Constraint Satisfaction Problems (CSP) have been a subject of research in Artificial Intelligence for many years. The pioneering works on networks of constraints were motivated mainly by problems arising in the field of picture processing [Waltz, Montanari]. AI research, concentrated on difficult combinatorial problems, is dated back to sixties and seventies and it has contributed to considerable progress in constraint-based reasoning. Many powerful algorithms was designed that became a basis of current constraint satisfaction algorithms.
A Constraint Satisfaction Problem (CSP) consist of:
Note that values need not be a set of consecutive integers (although often they are), they need not even be numeric.
A solution to a CSP is an assignment of a value from its domain to every variable, in such a way that every constraint is satisfied. We may want to find:
Solutions to CSPs can be found by searching systematically through the possible assignments of values to variables. Search methods divide into two broad classes, those that traverse the space of partial solutions (or partial value assignments), and those that explore the space of complete value assignments (to all variables) stochastically.
The reasons for choosing to represent and solve a problem as a CSP rather than, say as a mathematical programming problem are twofold.
This tutorial is intended to give a basic grounding in constraint satisfaction problems and some of the algorithms used to solve them. In general, the tasks posed in the constraint satisfaction problem paradigm are computationally intractable (NP-hard).
A constraint can affect any number of variables form 1 to n (n is the number of variables in the problem). It is useful to distinguish two particular cases: unary and binary constraints. Since unary constraints are dealt with by preprocessing the domains of the affected variables, they can be ignored thereafter. If all the constraints of a CSP are binary, the variables and constraints can be represented in a constraint graph and the constraint satisfaction algorithm can exploit the graph search techniques. This is interesting because any constraint of higher arity can be expressed in terms of binary constraints. Hence, binary CSPs are representative of all CSPs.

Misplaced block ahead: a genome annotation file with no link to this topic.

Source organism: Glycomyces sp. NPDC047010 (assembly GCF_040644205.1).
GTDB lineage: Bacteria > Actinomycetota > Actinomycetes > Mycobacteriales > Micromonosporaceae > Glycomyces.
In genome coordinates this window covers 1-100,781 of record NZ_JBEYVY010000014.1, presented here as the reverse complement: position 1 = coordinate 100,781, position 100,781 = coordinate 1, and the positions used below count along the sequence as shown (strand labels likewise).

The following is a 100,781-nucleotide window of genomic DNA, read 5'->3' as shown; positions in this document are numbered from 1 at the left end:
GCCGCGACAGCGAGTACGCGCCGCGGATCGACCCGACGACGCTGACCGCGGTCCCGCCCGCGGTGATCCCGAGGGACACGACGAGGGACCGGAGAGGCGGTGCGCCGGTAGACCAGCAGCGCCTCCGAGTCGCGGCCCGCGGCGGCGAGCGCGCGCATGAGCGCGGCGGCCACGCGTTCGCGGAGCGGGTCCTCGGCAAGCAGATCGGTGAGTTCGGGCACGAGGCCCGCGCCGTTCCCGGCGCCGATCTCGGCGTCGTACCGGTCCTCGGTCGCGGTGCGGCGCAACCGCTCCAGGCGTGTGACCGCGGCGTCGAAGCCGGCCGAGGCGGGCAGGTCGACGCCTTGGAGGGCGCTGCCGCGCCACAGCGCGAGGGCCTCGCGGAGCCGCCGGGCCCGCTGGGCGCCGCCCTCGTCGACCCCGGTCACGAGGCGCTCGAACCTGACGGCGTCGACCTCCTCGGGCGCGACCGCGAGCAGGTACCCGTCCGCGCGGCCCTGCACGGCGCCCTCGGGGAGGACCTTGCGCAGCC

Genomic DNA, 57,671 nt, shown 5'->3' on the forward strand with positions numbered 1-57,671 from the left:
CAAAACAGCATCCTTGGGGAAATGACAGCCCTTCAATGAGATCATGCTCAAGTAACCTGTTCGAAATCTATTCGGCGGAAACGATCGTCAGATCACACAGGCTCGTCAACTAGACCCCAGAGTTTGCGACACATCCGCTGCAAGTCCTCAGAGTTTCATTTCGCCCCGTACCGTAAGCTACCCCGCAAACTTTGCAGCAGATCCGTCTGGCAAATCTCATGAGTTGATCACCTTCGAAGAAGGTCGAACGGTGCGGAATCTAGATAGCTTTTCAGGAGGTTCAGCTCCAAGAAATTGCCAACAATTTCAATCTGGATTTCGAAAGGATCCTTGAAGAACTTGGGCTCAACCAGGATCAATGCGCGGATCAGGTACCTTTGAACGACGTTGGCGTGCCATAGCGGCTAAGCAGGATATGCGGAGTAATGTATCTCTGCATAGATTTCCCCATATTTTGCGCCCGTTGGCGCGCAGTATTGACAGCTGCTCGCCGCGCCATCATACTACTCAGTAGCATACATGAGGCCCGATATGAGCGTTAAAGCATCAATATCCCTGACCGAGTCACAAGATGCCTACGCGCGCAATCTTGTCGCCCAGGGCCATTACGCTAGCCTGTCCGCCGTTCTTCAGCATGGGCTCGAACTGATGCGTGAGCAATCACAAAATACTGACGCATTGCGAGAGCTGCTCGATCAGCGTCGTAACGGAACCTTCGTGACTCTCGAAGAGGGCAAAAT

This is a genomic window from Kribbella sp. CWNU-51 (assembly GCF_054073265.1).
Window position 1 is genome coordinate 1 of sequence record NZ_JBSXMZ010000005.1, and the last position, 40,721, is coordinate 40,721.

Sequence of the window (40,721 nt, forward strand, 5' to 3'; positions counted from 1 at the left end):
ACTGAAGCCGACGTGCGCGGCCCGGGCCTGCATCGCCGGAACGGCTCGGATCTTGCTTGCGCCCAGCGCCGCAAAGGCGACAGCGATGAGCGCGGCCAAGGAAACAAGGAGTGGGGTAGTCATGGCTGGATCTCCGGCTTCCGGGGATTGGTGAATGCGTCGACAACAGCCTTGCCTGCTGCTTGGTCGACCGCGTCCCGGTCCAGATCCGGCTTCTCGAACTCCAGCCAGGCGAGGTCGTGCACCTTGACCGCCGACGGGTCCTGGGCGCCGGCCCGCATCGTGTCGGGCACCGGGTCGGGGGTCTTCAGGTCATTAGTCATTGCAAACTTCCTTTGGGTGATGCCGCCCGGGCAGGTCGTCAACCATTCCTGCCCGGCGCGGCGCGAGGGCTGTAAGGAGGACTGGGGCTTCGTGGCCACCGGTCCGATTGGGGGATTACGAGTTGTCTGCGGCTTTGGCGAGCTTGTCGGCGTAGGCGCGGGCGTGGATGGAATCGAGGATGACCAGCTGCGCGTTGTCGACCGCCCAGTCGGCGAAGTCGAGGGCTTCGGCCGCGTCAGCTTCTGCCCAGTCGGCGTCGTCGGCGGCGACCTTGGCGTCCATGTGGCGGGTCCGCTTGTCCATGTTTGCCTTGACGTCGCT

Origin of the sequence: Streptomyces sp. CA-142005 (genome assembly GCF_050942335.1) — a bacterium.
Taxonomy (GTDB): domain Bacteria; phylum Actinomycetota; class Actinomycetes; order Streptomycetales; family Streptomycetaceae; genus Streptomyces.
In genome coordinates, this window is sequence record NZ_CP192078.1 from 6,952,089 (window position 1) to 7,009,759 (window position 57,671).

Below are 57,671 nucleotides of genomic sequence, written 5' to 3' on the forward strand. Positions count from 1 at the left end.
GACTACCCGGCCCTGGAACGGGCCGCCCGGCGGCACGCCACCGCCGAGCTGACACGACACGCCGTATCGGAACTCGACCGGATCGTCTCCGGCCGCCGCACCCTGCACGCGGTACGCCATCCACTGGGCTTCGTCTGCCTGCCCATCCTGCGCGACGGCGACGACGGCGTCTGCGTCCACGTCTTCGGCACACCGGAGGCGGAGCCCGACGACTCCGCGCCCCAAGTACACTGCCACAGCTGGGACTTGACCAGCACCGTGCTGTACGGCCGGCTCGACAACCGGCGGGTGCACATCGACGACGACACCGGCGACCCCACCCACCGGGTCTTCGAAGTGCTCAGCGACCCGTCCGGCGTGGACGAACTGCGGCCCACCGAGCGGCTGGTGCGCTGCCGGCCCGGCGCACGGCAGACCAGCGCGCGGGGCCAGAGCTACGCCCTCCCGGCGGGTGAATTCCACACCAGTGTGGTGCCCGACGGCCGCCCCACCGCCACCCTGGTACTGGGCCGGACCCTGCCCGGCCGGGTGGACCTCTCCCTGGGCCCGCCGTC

A CSP can be solved using generate-and-test paradigm (GT) that systematically generates each possible value assignment and then it tests to see if it satisfies all the constraints. A more efficient method uses the backtracking paradigm (BT) that is the most common algorithm for performing systematic search. Backtracking incrementally attempts to extend a partial solution toward a complete solution, by repeatedly choosing a value for another variable.
The late detection of inconsistency is the disadvantage of GT and BT paradigms. Therefore various consistency techniques for constraint graphs were introduced to prune the search space. The consistency-enforcing algorithm makes any partial solution of a small subnetwork extensible to some surrounding network. Thus, the inconsistency is detected as soon as possible. The consistency techniques range from simple node-consistency and the very popular arc-consistency to full, but expensive path consistency.
By integrating systematic search algorithms with consistency techniques, it is possible to get more efficient constraint satisfaction algorithms. Improvements of backtracking algorithm have focused on two phases of the algorithm: moving forward (forward checking and look-ahead schemes) and backtracking (look-back schemes).
The efficiency of search algorithms which incrementally attempts to extend a partial solution depends considerably on the order in which variables are considered for instantiations. Having selected the next variable to assign a value to, a search algorithm has to select a value to assign. Again, this ordering effects the efficiency of the algorithm. There exist various heuristics for dynamic or static ordering of values and variables.
The problem of most systematic search algorithms based on backtracking is the occurence of many "backtracks" to alternative choices which degrades the efficiency of the system. In some special cases, it is possible to complety eliminate the need for backtracking. Also, there exist algorithms which reduce the backtracking by choosing the special variable ordering.
In the last few years, greedy local search strategies became popular, again. These algorithms incrementally alter inconsistent value assignments to all the variables. They use a "repair" or "hill climbing" metaphor to move towards more and more complete solutions. To avoid getting stuck at "local maxima" they are equipped with various heuristics for randomizing the search. Their stochastic nature generally voids the guarantee of "completeness" provided by the systematic search methods.
It is possible to analyze the efficiency of the constraint satisfaction algorithms by traditional approaches that compute the worst-case, average etc. complexity of the algorithm. However, the methodology for experimental evaluation of the algorithms was also developed. This methodology is based on analyzing populations of randomly-generated binary constraint satisfaction problems and it enables one to analyze the algorithm according to a given class of problems. It also helps to identify where the extremely hard problems occur.